Nor does it need to be pointed out there’s a sense among punters that the chasing pack have closed the gap and the red and blacks are vulnerable.
That’s the result of a heavy loss to the Highlanders, and their narrow golden point win against the Hurricanes in Wellington on Sunday.
Five minutes of carnage in Wellington resulted in the addition of All Blacks Joe Moody and Jack Goodhue to a mounting casualty ward, also fuelling the narrative the 11-times champions aren’t the usual Crusaders.
“We are 5-1, so we're in a good position,” head coach Robertson said when asked to sum up where his team is at, and if they’re still progressing.
“It’s never going to be all smooth, there is going to be a bit of chaos in there, you're going to have a few injuries, you’re going to be down, you’re going to get some calls from the refs and you’re not. That’s just part of it.”
The Crusaders, who are expected to provide updates on Moody and Goodhue on Tuesday morning, certainly had hiccups on their way to each title won the past four years, including back-to-back defeats in 2018, and a bad loss to the Waratahs, and draws against the Stormers and Sharks, in 2019.
They’ve not coasted through either of the previous four seasons without injuries to key players, and there's been no shortage of fixtures they’ve had to dig deep in to triumph.
But it's usually about now, as the business end of the competition approaches, when the Crusaders show their pedigree.
Practically assured a spot in the final, they’ve got two games – against the Chiefs in Hamilton on Saturday and against the Blues in Christchurch Sunday week – to attempt to lock up the top-seed, and iron out the issues plaguing their game.
That includes general sloppy play and a lack of execution, ill discipline, and their breakdown cleanout. Set piece has also been below par the past fortnight.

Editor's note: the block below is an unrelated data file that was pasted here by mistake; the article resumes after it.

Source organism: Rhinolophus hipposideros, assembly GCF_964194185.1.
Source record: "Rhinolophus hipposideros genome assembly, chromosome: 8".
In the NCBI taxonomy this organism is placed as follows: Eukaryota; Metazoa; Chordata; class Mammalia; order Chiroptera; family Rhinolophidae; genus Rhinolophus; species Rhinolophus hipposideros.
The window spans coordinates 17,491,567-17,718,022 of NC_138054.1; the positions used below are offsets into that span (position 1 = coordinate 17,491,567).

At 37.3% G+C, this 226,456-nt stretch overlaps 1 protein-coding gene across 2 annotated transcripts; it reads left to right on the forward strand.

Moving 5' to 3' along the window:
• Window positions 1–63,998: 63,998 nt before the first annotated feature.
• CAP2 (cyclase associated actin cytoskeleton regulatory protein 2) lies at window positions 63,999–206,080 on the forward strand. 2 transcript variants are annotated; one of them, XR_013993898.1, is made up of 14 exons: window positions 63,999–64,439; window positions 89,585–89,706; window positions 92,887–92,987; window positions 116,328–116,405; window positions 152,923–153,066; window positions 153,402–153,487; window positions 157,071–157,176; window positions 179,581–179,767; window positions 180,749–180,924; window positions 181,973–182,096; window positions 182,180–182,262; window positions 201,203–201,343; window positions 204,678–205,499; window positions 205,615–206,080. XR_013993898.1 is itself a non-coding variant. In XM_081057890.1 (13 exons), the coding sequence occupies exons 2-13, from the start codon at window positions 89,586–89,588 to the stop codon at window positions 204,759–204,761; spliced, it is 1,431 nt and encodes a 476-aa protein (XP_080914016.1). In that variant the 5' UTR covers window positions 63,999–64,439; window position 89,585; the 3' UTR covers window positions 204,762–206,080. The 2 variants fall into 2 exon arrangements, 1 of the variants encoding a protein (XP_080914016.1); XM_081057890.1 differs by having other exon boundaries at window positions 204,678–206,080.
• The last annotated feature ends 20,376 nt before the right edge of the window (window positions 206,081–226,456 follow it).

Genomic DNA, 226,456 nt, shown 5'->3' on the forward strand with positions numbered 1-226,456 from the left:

They’ll have to do it without a host of key players.
Pending scan results on Goodhue’s knee and Moody’s foot aren't expected to deliver good news, meaning they’re likely done for the season, joining flanker Tom Christie (shoulder), hooker Andrew Makalio (neck) and Braydon Ennor (knee) on the sideline.
“There's always injuries, we were actually talking about it, ironically, [on Saturday], we'd been pretty good. Braydon was coming back in a few weeks, going to plan. Tom Sanders broke his cheek bone, otherwise we were in pretty good nick,” Robertson said.
“One game, five minutes of a game, things change pretty quickly. But to win a championship you need to go deeply into your squad. Teams are doing it and it includes us.”
Wing Leicester Fainga’anuku slotted into centre for Goodhue seamlessly in Wellington, notching 115 metres on 11 carries. The 21-year-old leads the competition in metres gained (526) – the next best is teammate Will Jordan (397) – has the second most clean breaks (nine), and has beaten the second most defenders (24).
Other midfield options include second-year player Dallas McLeod and rookie Isaiah Punivai, while George Bower, Isi Tuungafasi and rookie Tamaiti Williams, who can play both sides of the scrum, are the healthy options at loosehead prop.
“Does it feel like it's ramped up the last couple of weeks? I dunno, I just feel like the intensity and physicality, the contacts are massive,” Robertson said.
“It's good there's two rounds and a final, and then we can beat someone else up, in context, with a different competition.”